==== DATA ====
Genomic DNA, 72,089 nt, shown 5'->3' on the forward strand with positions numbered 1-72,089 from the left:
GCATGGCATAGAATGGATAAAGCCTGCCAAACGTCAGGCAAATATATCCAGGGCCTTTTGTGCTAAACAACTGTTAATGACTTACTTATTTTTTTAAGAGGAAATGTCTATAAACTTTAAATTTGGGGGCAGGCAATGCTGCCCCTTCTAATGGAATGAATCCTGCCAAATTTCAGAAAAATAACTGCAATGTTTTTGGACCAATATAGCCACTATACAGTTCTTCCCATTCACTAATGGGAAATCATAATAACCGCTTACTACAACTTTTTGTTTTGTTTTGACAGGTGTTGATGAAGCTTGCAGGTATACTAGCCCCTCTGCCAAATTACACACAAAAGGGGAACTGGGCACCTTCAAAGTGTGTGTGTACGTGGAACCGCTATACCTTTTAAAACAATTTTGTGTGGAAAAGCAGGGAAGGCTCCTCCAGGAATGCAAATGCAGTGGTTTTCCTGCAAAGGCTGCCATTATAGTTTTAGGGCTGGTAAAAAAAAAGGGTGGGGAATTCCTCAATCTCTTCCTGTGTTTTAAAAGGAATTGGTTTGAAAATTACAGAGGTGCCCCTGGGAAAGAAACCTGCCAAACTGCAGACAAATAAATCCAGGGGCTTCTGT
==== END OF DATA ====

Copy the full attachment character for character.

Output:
Genomic DNA, 72,089 nt, shown 5'->3' on the forward strand with positions numbered 1-72,089 from the left:
GCATGGCATAGAATGGATAAAGCCTGCCAAACGTCAGGCAAATATATCCAGGGCCTTTTGTGCTAAACAACTGTTAATGACTTACTTATTTTTTTAAGAGGAAATGTCTATAAACTTTAAATTTGGGGGCAGGCAATGCTGCCCCTTCTAATGGAATGAATCCTGCCAAATTTCAGAAAAATAACTGCAATGTTTTTGGACCAATATAGCCACTATACAGTTCTTCCCATTCACTAATGGGAAATCATAATAACCGCTTACTACAACTTTTTGTTTTGTTTTGACAGGTGTTGATGAAGCTTGCAGGTATACTAGCCCCTCTGCCAAATTACACACAAAAGGGGAACTGGGCACCTTCAAAGTGTGTGTGTACGTGGAACCGCTATACCTTTTAAAACAATTTTGTGTGGAAAAGCAGGGAAGGCTCCTCCAGGAATGCAAATGCAGTGGTTTTCCTGCAAAGGCTGCCATTATAGTTTTAGGGCTGGTAAAAAAAAAGGGTGGGGAATTCCTCAATCTCTTCCTGTGTTTTAAAAGGAATTGGTTTGAAAATTACAGAGGTGCCCCTGGGAAAGAAACCTGCCAAACTGCAGACAAATAAATCCAGGGGCTTCTGT